Etymology
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Words related to scout

shout (v.)
c. 1300, schowten "to call or cry out loudly," of unknown origin; perhaps from the root of shoot (v.) on the notion of "throw the voice out loudly," or related to Old Norse skuta "a taunt" (compare scout (v.2)); both from PIE root *skeud- "to shoot, chase, throw." Related: Shouted; shouting.
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auscultate (v.)
"to listen" (especially with a stethoscope), 1832, from Latin auscultatus, past participle of auscultare "to listen attentively to," from aus-, from auris "ear" (see ear (n.1)); "the rest is doubtful" [OED]. Tucker suggests the second element is akin to clinere "to lean, bend."
scouting (n.)
1640s, verbal noun from scout (v.1). Boy Scout sense from 1908.
*skeud- 
Proto-Indo-European root meaning "to shoot, chase, throw."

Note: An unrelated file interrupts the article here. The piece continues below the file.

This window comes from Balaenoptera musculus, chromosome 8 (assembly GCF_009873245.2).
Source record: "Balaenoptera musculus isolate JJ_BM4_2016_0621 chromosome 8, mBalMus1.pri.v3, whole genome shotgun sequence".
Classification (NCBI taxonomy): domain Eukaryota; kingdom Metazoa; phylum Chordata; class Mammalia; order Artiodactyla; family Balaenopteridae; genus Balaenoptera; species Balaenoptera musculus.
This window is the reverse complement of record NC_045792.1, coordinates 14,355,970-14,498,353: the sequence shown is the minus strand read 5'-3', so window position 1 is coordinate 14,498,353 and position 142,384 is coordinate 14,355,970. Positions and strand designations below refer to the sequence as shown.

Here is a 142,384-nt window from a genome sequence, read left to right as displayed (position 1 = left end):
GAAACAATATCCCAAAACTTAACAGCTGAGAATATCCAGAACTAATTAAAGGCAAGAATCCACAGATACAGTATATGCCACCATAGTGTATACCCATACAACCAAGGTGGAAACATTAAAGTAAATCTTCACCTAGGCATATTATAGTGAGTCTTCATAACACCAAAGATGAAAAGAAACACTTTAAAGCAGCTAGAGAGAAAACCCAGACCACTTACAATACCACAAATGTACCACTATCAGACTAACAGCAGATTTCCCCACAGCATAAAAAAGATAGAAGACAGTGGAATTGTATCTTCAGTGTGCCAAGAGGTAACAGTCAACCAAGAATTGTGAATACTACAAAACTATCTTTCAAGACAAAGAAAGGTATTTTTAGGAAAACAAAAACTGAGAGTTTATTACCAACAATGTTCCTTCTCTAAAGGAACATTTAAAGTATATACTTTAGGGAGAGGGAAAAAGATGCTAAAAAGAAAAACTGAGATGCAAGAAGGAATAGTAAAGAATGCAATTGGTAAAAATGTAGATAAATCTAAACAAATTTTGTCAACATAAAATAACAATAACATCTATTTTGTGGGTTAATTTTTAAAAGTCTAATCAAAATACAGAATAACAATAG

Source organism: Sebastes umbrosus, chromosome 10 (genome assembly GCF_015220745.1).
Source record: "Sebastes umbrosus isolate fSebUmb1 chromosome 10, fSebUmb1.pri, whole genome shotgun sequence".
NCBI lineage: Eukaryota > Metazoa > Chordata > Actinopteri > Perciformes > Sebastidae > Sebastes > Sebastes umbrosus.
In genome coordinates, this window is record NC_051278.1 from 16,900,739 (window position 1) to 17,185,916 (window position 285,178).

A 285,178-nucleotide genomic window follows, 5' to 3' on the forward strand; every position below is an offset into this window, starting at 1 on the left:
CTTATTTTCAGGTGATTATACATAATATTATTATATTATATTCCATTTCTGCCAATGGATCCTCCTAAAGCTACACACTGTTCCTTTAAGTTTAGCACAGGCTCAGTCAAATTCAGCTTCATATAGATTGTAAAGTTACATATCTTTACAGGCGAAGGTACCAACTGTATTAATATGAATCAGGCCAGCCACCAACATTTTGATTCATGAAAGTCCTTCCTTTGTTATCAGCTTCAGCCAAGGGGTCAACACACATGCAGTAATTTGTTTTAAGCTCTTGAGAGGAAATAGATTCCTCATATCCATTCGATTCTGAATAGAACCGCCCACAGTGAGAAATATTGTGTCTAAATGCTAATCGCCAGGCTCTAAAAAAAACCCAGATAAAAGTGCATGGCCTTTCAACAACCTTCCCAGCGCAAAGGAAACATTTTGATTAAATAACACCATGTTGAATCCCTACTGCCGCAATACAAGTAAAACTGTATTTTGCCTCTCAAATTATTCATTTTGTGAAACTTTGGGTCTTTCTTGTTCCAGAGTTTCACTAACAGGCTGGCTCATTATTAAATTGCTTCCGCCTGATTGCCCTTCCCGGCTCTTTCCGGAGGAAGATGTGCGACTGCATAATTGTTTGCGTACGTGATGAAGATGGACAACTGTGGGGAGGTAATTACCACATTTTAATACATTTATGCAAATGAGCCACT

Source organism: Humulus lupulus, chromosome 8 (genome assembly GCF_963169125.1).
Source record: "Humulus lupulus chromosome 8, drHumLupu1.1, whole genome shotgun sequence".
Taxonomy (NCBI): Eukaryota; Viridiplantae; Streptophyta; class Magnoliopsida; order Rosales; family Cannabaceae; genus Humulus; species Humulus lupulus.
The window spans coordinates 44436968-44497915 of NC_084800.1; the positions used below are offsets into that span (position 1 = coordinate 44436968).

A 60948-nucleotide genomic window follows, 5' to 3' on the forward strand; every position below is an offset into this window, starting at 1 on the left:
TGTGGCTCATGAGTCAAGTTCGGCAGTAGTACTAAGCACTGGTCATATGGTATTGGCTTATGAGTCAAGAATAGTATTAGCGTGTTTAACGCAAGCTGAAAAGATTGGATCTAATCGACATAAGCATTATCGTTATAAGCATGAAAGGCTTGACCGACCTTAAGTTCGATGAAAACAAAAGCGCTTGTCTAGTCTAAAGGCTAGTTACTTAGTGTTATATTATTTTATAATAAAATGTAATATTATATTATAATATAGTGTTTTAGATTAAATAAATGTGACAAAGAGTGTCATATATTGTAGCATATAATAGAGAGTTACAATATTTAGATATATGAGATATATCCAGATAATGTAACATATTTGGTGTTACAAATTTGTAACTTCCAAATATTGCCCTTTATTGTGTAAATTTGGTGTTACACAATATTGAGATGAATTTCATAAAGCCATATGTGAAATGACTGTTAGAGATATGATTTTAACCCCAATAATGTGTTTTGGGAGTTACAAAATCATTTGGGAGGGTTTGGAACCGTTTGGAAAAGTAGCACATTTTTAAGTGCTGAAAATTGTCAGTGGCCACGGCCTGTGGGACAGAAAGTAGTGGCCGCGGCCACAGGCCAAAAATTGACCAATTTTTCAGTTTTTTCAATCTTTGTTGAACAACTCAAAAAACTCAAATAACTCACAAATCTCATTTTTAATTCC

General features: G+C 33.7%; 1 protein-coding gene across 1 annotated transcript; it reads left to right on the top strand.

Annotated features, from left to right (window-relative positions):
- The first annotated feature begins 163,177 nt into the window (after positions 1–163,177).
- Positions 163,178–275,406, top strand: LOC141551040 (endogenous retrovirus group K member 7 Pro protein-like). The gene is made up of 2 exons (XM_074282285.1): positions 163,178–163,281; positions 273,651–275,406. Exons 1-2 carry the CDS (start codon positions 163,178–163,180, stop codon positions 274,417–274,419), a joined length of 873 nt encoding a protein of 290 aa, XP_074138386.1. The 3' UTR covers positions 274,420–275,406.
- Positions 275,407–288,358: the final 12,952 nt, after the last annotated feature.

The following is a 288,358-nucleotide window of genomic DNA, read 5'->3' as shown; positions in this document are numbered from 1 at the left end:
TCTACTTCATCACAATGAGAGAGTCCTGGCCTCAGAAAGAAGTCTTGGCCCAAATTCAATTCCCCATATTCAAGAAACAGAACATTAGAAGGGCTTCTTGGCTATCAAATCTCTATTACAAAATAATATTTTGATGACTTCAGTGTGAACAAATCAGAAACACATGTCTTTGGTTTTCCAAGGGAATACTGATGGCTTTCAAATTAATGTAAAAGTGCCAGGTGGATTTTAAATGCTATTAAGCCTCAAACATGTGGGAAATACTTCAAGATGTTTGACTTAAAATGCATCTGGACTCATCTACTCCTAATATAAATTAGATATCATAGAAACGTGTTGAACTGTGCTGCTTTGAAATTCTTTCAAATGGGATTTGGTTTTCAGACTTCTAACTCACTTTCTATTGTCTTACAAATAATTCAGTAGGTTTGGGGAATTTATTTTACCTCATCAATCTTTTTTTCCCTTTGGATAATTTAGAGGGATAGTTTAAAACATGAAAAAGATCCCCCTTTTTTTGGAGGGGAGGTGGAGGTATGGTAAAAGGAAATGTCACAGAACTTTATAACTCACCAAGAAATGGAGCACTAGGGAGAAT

It forms all or part of: scot-free; scout (v.2) "to reject with scorn;" sheet (n.1) "cloth, covering;" sheet (n.2) "rope that controls a sail;" shoot; shot; shout; shut; shuttle; skeet; wainscot.

It is the hypothetical source of/evidence for its existence is provided by: Sanskrit skundate "hastens, makes haste;" Old Church Slavonic iskydati "to throw out;" Lithuanian skudrus "quick, nimble;" Old English sceotan "to hurl missiles," Old Norse skjota "to shoot with (a weapon)."
scoutmaster (n.)
also scout-master, 1570s, from scout (n.) + master (n.). Boy Scouting sense from 1908.